This is important to consider when you are thinking about what machine learning approach you use to induce the targeting logic.  While there has been a lot of excitement around Deep Learning, the resulting models are incredibly complex, making it very difficult for a human to quickly comprehend how the model will assign users to experiences.

Data Ethics
This can be a big issue when you need to assess the ethics of the targeting/decision logic.  While the input data may be innocent, it is possible the output of the system is in someway infringing on legal or regularity constraints. In the near future, it is entirely possible that automated logic will need to be evaluated for ethical/legal review. Human interpretable logic will be more likely to pass review, and help to instill confidence and acceptance of their host systems.

It is one of the reasons we have spent a large amount of our research here at Conductrics on coming up with algorithms that will produce targeting rules that are both machine as well as human consumable.

Marginal Value of Complexity
None of this is meant to imply that providing targeted and personalized experiences isn’t often well worth it. Rather it is to provide you with a framework for thinking about both the COSTS and the Benefits of targeting. This way you and your organization can ensure success once you do embark on predictive targeting by keeping this formula for the ROI of complexity in mind every step of the way:

Marginal Value of Complexity

In a way, you can think of your marketing system as one big computer program, that attempts to map customers to experiences in a way that you consider optimal. Without targeting, this program is relatively simple: it has fewer lines of code, it requires fewer data inputs to run, and you know pretty well what it is going to spit out as an answer. When you include targeting, your program will need many more lines of code, require a lot more data to run, and it may be very difficult to know what it will spit out as an answer.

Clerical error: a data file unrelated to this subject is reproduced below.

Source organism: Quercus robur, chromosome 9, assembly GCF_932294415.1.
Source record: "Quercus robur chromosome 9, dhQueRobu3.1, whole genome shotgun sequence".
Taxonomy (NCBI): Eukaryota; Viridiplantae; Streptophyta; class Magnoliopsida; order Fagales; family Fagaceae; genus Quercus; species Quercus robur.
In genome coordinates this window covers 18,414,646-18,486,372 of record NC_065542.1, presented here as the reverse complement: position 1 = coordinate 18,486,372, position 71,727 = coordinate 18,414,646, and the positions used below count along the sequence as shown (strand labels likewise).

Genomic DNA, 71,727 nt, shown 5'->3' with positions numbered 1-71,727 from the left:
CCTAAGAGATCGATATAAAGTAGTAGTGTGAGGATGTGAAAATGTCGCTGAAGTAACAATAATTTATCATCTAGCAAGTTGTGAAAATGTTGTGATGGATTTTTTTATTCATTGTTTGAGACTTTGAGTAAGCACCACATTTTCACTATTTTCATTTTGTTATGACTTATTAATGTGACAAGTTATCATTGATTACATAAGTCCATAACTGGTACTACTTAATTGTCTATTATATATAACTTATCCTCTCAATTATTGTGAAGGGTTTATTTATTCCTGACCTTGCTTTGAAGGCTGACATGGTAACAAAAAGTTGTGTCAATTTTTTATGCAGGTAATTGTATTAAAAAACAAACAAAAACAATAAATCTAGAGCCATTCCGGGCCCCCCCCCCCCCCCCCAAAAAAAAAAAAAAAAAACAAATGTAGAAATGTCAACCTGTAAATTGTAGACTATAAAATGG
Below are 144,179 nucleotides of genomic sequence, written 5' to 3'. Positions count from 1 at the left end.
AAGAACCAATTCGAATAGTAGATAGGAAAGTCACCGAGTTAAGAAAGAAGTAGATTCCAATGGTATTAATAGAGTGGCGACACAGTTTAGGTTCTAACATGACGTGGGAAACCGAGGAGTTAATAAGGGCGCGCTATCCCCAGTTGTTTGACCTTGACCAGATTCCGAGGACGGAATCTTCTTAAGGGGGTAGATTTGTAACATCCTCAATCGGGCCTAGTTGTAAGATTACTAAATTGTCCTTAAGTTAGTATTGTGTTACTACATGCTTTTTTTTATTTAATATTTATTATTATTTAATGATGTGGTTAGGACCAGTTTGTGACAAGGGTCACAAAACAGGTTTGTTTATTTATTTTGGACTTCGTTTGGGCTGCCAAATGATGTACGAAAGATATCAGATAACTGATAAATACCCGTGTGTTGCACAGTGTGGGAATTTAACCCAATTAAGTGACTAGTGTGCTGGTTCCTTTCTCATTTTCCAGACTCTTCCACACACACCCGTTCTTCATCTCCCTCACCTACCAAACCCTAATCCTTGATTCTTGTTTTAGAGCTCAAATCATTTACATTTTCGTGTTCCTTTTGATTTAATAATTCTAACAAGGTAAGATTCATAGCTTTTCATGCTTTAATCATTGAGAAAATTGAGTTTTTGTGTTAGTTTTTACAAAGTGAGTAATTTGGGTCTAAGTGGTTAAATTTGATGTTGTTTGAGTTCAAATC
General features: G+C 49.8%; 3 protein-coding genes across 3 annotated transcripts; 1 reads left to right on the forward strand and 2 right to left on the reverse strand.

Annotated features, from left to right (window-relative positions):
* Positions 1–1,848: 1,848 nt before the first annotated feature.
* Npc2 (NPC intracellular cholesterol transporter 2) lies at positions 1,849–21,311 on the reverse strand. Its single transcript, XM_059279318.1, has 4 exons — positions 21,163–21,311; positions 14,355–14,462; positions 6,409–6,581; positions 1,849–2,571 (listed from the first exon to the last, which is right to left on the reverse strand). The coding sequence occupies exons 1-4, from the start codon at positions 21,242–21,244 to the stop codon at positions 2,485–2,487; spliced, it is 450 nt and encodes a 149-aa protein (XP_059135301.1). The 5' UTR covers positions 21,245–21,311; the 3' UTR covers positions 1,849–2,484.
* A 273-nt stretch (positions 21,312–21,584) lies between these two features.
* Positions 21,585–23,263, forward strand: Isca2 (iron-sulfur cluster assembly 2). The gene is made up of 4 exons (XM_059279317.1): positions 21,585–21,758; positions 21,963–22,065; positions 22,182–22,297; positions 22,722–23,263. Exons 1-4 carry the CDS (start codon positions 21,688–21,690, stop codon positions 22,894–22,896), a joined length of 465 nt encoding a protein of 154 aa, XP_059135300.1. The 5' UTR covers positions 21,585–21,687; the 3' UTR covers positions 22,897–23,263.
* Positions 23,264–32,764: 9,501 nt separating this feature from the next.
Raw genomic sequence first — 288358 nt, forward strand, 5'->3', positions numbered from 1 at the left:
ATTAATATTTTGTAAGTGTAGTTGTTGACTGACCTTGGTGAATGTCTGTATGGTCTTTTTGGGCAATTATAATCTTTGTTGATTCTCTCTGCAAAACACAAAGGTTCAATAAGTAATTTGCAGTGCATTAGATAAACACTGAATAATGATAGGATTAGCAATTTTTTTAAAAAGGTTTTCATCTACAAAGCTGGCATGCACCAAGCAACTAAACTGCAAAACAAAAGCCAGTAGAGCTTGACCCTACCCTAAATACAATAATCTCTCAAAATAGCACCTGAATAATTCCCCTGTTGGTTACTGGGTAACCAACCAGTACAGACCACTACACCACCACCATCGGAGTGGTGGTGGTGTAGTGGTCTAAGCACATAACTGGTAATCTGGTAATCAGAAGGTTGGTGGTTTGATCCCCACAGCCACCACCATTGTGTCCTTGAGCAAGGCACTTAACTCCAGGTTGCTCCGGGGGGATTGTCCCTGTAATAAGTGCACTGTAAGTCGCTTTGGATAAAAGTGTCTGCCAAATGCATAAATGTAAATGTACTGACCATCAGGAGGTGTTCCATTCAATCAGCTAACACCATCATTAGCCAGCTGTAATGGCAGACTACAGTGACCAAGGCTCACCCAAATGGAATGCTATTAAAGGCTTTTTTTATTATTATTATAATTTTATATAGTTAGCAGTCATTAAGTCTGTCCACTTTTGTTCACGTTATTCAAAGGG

So the question you need to spend some time thinking about before you answer, is if/when the complex program will be worth the extra cost than the simple one. 

And once you do, please feel free to reach out to us to see how we can help make the transition as simple as possible. 

Feel free to comment 


3 Comments

  1. Posted February 15, 2016 at 2:56 pm | Permalink

    I really like this way of thinking about this. It highlights that just adding “one” element (targeting), you’re inherently bringing another element (#1) into play, and that new element (#3) is an “integration” asset. And integration is always complex.

    I actually think #1 could be split into two different sub-groups: 1) profile data, and 2) behavioral data. The first sub-group is “the customer record” — who they are, RFM, etc. That’s the traditional customer record. But, a lot of the hope/desire around digital is that behavioral data — what people *do* — opens up all sorts of additional insight and possibility. The kicker is that behavioral data is pretty messy. And has a relatively short lifespan.

    So, if you’re tackling #3 and don’t even have #1 really in order… yikes!

    • Matt Gershoff
      Posted February 15, 2016 at 3:22 pm | Permalink

      Good point!

  2. Gregg Hamilton
    Posted February 17, 2016 at 4:06 pm | Permalink

    To complicate matters further, and perhaps beyond repair: if a visitor is unrecognizable (uses a new browser or device or clears their cookies), then it may be impossible to preserve the integrity of their customized treatment. The system might have presented the “A” offer on their initial visit, and then defaulted to the generic offer on their return.

    Also, the marketer must design appropriate content and messaging and rules for all the potential paths and experiential branches that visitors may traverse. Has anyone mastered this challenge? Are our marketing teams large and clever enough to do so?